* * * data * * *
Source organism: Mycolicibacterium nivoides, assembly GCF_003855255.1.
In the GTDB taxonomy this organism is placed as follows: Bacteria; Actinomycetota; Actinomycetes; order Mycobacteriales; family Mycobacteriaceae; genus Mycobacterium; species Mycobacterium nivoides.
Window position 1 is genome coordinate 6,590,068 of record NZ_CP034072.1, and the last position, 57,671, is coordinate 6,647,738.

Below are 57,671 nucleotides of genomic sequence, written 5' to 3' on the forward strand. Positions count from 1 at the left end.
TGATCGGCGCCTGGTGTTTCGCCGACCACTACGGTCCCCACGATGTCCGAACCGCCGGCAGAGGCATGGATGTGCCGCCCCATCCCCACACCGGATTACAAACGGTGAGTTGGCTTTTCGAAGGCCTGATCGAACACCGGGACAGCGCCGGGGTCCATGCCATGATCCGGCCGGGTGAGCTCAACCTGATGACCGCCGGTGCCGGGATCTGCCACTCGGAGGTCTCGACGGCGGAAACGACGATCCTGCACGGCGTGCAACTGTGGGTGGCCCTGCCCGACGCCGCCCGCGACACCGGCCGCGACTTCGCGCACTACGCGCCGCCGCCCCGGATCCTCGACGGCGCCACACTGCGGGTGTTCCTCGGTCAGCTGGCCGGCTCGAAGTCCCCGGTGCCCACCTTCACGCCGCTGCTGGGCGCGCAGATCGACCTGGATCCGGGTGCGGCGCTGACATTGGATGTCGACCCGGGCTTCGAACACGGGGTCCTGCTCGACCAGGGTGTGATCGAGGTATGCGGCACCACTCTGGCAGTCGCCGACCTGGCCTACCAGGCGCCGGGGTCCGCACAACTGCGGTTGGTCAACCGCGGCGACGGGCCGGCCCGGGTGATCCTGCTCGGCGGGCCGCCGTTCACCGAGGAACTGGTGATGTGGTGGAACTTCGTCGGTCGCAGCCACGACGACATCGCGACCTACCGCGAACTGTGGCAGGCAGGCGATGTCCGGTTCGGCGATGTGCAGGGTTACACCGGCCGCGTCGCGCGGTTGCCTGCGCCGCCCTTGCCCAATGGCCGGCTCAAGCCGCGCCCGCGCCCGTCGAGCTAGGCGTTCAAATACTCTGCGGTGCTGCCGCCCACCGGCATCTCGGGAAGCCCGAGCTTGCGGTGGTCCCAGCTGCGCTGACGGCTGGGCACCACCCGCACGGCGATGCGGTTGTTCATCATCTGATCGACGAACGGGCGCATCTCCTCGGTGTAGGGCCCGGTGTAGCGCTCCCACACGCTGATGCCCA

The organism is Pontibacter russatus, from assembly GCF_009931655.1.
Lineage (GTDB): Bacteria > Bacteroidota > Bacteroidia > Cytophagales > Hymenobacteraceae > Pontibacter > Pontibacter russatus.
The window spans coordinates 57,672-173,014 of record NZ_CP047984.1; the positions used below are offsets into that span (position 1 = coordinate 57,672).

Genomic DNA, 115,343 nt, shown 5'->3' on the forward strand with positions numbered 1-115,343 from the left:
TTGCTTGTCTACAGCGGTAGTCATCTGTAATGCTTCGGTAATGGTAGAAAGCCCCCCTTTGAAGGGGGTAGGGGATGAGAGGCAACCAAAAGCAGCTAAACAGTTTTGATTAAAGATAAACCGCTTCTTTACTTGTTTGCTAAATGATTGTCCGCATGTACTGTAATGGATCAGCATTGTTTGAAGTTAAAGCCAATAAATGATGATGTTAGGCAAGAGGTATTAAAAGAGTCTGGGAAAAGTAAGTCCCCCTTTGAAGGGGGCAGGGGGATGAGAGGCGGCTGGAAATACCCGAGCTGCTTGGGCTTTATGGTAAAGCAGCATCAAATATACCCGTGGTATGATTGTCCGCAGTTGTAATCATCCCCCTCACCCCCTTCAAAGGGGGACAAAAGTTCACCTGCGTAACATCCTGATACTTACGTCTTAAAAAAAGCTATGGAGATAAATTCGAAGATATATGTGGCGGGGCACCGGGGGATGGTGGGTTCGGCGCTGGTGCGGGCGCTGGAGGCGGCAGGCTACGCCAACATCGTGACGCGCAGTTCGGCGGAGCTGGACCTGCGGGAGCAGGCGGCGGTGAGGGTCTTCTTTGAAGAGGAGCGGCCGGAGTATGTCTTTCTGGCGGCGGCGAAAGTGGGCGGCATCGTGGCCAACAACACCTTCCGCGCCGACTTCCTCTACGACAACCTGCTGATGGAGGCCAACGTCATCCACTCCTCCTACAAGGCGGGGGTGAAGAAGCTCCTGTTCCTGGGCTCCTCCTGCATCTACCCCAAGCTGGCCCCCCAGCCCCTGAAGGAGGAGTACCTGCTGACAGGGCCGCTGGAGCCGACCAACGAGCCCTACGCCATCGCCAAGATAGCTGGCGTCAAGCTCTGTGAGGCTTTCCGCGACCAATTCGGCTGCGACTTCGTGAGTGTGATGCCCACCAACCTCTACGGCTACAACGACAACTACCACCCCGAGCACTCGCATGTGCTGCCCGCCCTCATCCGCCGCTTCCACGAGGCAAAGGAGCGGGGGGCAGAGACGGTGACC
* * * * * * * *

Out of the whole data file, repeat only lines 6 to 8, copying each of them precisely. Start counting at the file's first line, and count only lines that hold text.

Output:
The organism is Pontibacter russatus, from assembly GCF_009931655.1.
Lineage (GTDB): Bacteria > Bacteroidota > Bacteroidia > Cytophagales > Hymenobacteraceae > Pontibacter > Pontibacter russatus.
The window spans coordinates 57,672-173,014 of record NZ_CP047984.1; the positions used below are offsets into that span (position 1 = coordinate 57,672).